Scottish Coastal Rowing Project grows to 19 St Ayles skiff boatbuilding projects

st ayles, skiff, iain oughtred, rowing, scottish coastal rowing, alec jordan, jordan boats, plywood boats, boat kit

Rowers trying out the original St Ayles skiff at Eyemouth last weekend

Alec Jordan of the Scottish Coastal Rowing Project tells me that he received the 19th order for a St Ayles skiff kit this week.

Nineteen St Ayles skiff building projects in less than a year reflects a fantastic explosion of interest in the SCRP project since it began. See my post about legendary small boat designer Iain Oughtred drawing the plans for the St Ayles skiff for the Scottish Coastal Rowers here: Iain Oughtred draws the boat that will bring coastal rowing races back to Scotland. It appeared only in July last year!

Alec, whose business Jordan Boats makes up the kits, says that planning is well underway for the first regatta at Anstruther on 29 May, and that seven or eight completed boats are expected to be ready and on the water for the event.

He’s careful to observe that some of the teams won’t have had much time to practise rowing by that time and  however, and suggests the standard of the rowing should be a little bit higher by the time of the Portsoy Festival four weeks later, when there may be even more of the new boats competing.

Other news this week is that the first official women’s crew from Anstruther will have had its first practice.

A particularly striking development is that I gather there have even been expressions of interest in the SCRP from south of the border with England

st ayles, skiff, iain oughtred, rowing, scottish coastal rowing, alec jordan, jordan boats, plywood boats, boat kit st ayles, skiff, iain oughtred, rowing, scottish coastal rowing, alec jordan, jordan boats, plywood boats, boat kit

Start receiving the weekly intheboatshed.net newsletter: sign up here

Advertisements

Free plans for the intheboatshed.net Ella skiff now online and available to download



[ad name=”intheboatshed-post”]

skiff-zip-drawing

12ft length overall by 4ft beam, by 400lbs displacement, designed for stitch and glue construction using 1/4in or 3/8in 4ft by 8ft plywood

If you build this boat PLEASE send me a report about how the project went and how it works on the water, together with photos! I’m at gmatkin@gmail.com, and will usually be available to  provide online advice.

At last I’ve managed to find a few hours to make up a plans package! I hope it was worth the wait. In a mass of material like this there will no doubt be an error or two, so if you find any, please let me know and I’ll put them right.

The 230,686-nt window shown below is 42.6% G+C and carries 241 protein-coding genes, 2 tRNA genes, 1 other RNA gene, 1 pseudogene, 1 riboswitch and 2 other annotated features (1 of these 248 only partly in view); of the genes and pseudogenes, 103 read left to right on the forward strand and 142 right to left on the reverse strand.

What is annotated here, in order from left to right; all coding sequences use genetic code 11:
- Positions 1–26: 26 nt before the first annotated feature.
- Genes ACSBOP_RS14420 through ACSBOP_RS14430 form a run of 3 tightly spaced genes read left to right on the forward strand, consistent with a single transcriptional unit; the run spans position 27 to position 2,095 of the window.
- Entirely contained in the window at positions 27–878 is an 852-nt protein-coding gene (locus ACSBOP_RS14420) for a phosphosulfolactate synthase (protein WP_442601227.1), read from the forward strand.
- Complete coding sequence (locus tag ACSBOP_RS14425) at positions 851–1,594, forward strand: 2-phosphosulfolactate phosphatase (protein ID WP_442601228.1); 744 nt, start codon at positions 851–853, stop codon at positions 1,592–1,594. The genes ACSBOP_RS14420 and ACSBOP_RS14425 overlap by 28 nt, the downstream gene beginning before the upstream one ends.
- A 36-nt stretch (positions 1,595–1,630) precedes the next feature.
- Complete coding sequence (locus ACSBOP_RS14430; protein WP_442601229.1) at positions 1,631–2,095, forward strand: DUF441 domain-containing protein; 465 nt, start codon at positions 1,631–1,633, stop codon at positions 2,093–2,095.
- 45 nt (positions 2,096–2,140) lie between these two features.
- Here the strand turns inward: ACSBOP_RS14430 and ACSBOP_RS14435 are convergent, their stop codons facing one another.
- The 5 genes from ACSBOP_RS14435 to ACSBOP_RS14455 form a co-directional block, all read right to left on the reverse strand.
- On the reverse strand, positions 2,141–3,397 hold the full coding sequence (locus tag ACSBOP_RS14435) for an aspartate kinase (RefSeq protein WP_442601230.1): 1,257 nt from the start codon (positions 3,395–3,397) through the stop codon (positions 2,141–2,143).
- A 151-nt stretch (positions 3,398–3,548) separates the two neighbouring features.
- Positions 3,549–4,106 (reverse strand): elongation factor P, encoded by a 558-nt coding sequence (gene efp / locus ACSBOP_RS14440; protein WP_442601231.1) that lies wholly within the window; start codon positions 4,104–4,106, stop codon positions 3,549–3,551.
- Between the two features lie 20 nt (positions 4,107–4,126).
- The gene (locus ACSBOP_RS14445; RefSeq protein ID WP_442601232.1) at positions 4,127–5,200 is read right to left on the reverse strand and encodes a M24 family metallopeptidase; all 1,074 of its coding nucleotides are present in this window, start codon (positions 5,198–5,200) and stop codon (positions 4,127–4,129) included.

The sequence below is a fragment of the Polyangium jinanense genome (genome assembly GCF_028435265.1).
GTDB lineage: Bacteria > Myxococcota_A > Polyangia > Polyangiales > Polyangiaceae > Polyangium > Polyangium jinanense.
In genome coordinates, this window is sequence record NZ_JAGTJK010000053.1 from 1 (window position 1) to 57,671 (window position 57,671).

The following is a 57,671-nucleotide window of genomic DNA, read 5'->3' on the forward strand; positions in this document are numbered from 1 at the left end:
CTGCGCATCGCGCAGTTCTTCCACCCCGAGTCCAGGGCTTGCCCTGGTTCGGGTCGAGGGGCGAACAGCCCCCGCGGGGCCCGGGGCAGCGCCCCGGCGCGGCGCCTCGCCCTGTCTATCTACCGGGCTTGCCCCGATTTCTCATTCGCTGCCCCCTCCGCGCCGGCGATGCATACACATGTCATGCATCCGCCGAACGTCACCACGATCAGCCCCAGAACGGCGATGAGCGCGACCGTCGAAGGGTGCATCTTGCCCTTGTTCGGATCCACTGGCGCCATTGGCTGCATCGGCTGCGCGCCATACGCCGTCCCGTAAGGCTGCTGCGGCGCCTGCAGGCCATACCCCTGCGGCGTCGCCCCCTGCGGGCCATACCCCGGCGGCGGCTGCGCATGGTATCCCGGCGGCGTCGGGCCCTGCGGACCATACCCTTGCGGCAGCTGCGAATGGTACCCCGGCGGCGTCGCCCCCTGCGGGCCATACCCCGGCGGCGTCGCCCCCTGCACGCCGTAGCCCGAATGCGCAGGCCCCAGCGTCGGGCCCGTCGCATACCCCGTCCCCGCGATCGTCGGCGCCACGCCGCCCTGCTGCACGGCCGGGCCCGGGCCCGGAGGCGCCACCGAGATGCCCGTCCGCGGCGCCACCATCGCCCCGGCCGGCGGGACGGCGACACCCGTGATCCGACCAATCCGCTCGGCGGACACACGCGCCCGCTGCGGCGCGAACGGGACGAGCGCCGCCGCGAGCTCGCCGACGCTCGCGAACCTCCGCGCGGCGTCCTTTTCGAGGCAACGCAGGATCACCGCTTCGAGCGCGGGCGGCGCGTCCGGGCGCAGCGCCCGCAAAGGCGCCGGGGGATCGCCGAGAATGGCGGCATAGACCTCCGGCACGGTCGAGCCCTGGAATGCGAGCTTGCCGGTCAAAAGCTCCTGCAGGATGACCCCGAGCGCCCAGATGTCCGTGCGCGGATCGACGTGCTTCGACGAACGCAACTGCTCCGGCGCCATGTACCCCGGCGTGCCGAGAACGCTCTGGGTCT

For previous posts on the development of this little boat, click here and here.

From the notes:

The Ella skiff as laid out in these plans is a lightweight general purpose stitch and glue flattie skiff for use in sheltered waters with no strong currents or tides. It is not suitable for use on the sea or in hazardous waters.

It is meant to be a simple and quick stitch and glue building job of a size that is convenient for building in domestic garages made to take a small to medium-sized car, which probably describes the building area available to most people.

Like this boat? Send your comments to me at gmatkin@gmail.com.

The boat is designed with rowing primarily in mind, though it could also be used with a VERY small outboard of NO MORE than 2hp. Too many accidents take place because outboards of the wrong size have been used, and far too many of these are fatal. If a small outboard is to be used, the transom should be doubled to ensure it can support the weight of the engine.

The name came from my daughter, who has taken rather a shine to the boat – readers of intheboatshed.net will find photos of a model she has made.

Compared with the Julie skiff, the form of a boat like this must be strongly influenced by the need to work in a decent amount of displacement into a shorter hull, as anyone who compares the lines drawings of the two boats will quickly see. The Ella skiff is therefore a more curvy boat than her big sister, but I hope that her more jaunty sheerline lends a certain cuteness people will like. The stem is angled somewhat in order to turn splashes and ripples downward, for I know that dryness is an important part of comfort in small craft, especially for those unused to boating.

Sailing enthusiasts will note that I have not drawn any details for a sailing version of this boat and I would prefer that no builder should add a sailing rig to this bare design. Boats like this should not be converted for sailing without serious thought about the safety and construction issues.